Note: This post was written from a VA writing group prompt, a photo of what looked like a single tree in a purple mist growing on the side of a steep slope.

_______________________

Lloyd Lofthouse is a former U.S. Marine, Vietnam Veteran, retired public school teacher, journalist, and award-winning author.

Where to Buy

Subscribe to my newsletter to hear about new releases and get a free copy of my award-winning, historical fiction short story “A Night at the Well of Purity”.

Which one is the Dream

Note: This post was written by me from a writing prompt in my Vet Center PTSD peer support group. The Prompt was “Dreams”.

When his daughter told him she wanted to go fishing, he didn’t know if he was dreaming or not. She was supposed to be dead, but he didn’t want her dead.

“How am I going to teach you to fish when I’ve never done it?” he asked. “I don’t own a fishing rod.”

“Look, Dad, I’m not going to be around much longer.” Amie was nine. “Everything the doctors tried has failed. The treatments have been worse than the Leukemia.” She covered her bald head with the spread fingers of both hands. “I hate being bald. I want my hair back. I want to live my final months without the treatment pain, and I want to start by learning how to fish together. Then we can go skydiving or go skiing in South America when it’s summer here.”

“I’ve never skied,” he replied.

“We’ll learn together,” she said and took his hand in both of hers. “This is going to be fun and you’ll have pleasant memories of us doing things together after I’m gone. That’s what I want.”

Warm tears flooded his eyes. He didn’t want to lose her too. He’d already lost his wife to a hit-and-run driver when they’d been out riding bicycles together as a family. He’d witnessed it happen. He’d also seen the car’s license plate before the driver sped off, but he didn’t report that to the police. He wanted to execute the murderer himself, and he knew who’d help him. They were all in the same Marine Corps unit and had been deployed together several times to Iraq and then Afghanistan.

Wait, how could they help him? They’d all been killed in the same ambush in Afghanistan where he’d been taken prisoner by terrorists.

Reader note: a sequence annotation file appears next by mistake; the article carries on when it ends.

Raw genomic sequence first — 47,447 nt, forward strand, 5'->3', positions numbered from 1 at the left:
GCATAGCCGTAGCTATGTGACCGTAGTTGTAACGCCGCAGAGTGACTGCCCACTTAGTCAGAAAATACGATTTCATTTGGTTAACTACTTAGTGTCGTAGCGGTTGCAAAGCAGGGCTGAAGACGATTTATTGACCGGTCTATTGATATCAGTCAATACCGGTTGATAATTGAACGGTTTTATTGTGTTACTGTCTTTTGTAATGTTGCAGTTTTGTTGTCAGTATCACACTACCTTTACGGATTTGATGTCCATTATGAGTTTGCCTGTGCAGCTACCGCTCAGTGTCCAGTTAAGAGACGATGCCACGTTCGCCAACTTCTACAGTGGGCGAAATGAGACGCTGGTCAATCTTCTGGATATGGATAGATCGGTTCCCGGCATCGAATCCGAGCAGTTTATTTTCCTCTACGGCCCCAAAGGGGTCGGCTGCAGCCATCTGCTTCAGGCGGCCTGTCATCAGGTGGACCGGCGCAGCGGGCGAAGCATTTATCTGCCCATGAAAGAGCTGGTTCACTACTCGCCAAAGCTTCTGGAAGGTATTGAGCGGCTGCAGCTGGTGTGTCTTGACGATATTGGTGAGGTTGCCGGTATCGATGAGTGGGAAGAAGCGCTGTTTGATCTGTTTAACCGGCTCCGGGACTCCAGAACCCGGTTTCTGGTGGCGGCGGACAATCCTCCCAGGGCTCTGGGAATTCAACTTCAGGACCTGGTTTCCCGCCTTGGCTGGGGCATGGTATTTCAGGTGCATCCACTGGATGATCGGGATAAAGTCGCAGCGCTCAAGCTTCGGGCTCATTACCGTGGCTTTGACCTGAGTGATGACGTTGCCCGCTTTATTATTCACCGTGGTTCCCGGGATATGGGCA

“Don’t go, Dad!” Amie said. “You can’t leave. We have to go fishing again.”

But her voice faded and was gone, and he opened his eyes to darkness. The air was frigid and stuffy. He tried to straighten his legs but couldn’t because the space he was in was to small. He explored it with his hands. It seemed he was in a rusty metal box that was about a foot high, two feet wide and five feet long. He tried to scream but his tongue was swollen, his throat raw, and his lips scabbed. His rectum also hurt and then he remembered how they had stripped him naked, and tied him face down to a metal rack before taking turns sodomizing him.

He heard metal screech and then the top of the metal box opened letting in blinding light. He blinked but couldn’t clear his vision. He felt rough hands grab him and drag him from the cramped box. He was slapped. He was punched. He felt blood running from his nose.  He wanted to fight back, to resist, but he was too weak.

Then they were tying him to a metal lattice and lowering him into a pit full of a brown slop that smelled like shit. Once his body was immersed, he had to lean his head back as far as possible to keep his mouth out of the crap so he could breathe.

“Dad, Dad,” he heard Amie’s voice say. “Do you hear me?  It’s okay. I’m right here with you. I’m not dead. You were rescued. You’re in a military hospital. You aren’t a prisoner anymore, and leukemia didn’t get me. Remember? And I’m not nine. I’m twenty. We’re going to get through this together. I want you back, Dad. You’re all the family I have.”

He hoped Amie’s voice was real.

_______________________

Lloyd Lofthouse is a former U.S. Marine, Vietnam Veteran, retired public school teacher, journalist, and award-winning author.

Where to Buy

Subscribe to my newsletter to hear about new releases and get a free copy of my award-winning, historical fiction short story “A Night at the Well of Purity”.